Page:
|A Qufu mother and baby|
Friday, February 7, 2014
I visited Qufu, the ancestral home of Confucius, on my first trip to China in 1984. We stayed overnight in a quaint hotel on the edge of his family compound where we played ping pong that afternoon. The next day, we toured the Confucius Temple. Back then, Qufu had just opened up to foreigners, and we were quite an oddity. Wherever we went, we drew crowds who would shyly touch us.
So I was pleased to see Qufu and the Confucius Temple placed at the top of a CNN list of 15 must-see ancient places to see.
The Confucius Temple was built after the ancient Chinese philosopher died in 479 BC. We toured the cemetery where he was buried. Today, an estimated 100,000 of his Kong family descendents are buried there. The article notes his tomb is a pilgrimage site.
I haven’t been back to Qufu since then, but it’s on a list of places in China I want to return to someday. While I was there, I took a walk around the town, and snapped this picture of a proud Chinese mother and her baby outside their simple home on a side street. She was so pleased I wanted to photograph her and her baby. I often wonder what they are doing now.
Tuesday, February 4, 2014
|Street market in Algodones, Mexico|
We stopped at a restroom right after crossing the border from California to Baja California, and were hit with the first sign: An attendant sitting at the door handing out, not toilet paper as they do in China, but paper towels, for which he expected a tip, though a sign at the entrance said the toilets were free.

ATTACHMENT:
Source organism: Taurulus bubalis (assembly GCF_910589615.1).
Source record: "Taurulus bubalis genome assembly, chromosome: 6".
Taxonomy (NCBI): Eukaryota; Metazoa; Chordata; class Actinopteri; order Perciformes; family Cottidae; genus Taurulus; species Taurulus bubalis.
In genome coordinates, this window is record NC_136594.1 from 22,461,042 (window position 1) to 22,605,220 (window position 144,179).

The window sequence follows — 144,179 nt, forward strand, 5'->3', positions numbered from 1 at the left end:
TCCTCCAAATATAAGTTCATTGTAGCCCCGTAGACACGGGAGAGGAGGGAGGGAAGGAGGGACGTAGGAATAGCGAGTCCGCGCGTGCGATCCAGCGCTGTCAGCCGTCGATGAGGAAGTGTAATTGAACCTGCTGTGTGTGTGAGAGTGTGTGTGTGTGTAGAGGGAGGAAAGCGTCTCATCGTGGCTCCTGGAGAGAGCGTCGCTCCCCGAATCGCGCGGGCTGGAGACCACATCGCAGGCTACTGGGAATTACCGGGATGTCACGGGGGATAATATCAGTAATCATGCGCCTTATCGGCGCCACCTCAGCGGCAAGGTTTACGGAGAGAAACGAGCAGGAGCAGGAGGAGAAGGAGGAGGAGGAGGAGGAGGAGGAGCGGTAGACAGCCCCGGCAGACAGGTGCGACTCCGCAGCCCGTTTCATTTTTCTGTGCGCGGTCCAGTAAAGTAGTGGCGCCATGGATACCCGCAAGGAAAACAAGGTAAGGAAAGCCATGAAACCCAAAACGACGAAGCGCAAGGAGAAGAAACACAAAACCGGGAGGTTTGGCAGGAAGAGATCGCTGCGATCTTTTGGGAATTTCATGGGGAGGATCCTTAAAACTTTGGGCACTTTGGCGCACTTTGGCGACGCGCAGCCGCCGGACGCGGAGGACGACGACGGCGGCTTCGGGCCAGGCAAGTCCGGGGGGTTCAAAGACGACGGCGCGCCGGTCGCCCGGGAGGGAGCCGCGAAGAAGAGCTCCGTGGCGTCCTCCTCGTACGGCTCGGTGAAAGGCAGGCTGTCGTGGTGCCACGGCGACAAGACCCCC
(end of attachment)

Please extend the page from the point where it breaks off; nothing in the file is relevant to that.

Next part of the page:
The minute we stepped onto the street, we were accosted by shills for dentists, optometrists and pharmacists. This reminded me of being accosted by shills for hotels as you leave a train station in China.
|Street markets in China|
Americans go to Algodones for low-cost health services, particularly dental needs. But, of course, there is the requisite shopping. Street markets abound within a couple of blocks from the border. Mexican vendors are just like those in China: though they’ve never set eyes on you before, you are immediately their best friend. And, just like in China, bargaining is expected. My husband now has an international cane collection, having added a highly decorative one to the intricately carved ones he’s bought in China. The seller originally wanted $30 for the cane, but he paid $10; I think he could have gotten it for less than that, but he was happy with the price.
Are you going to China?
If a trip to China is in your future, check out Cheryl’sChina for tips and recommendations. And feel free to email me if you have questions about traveling in China.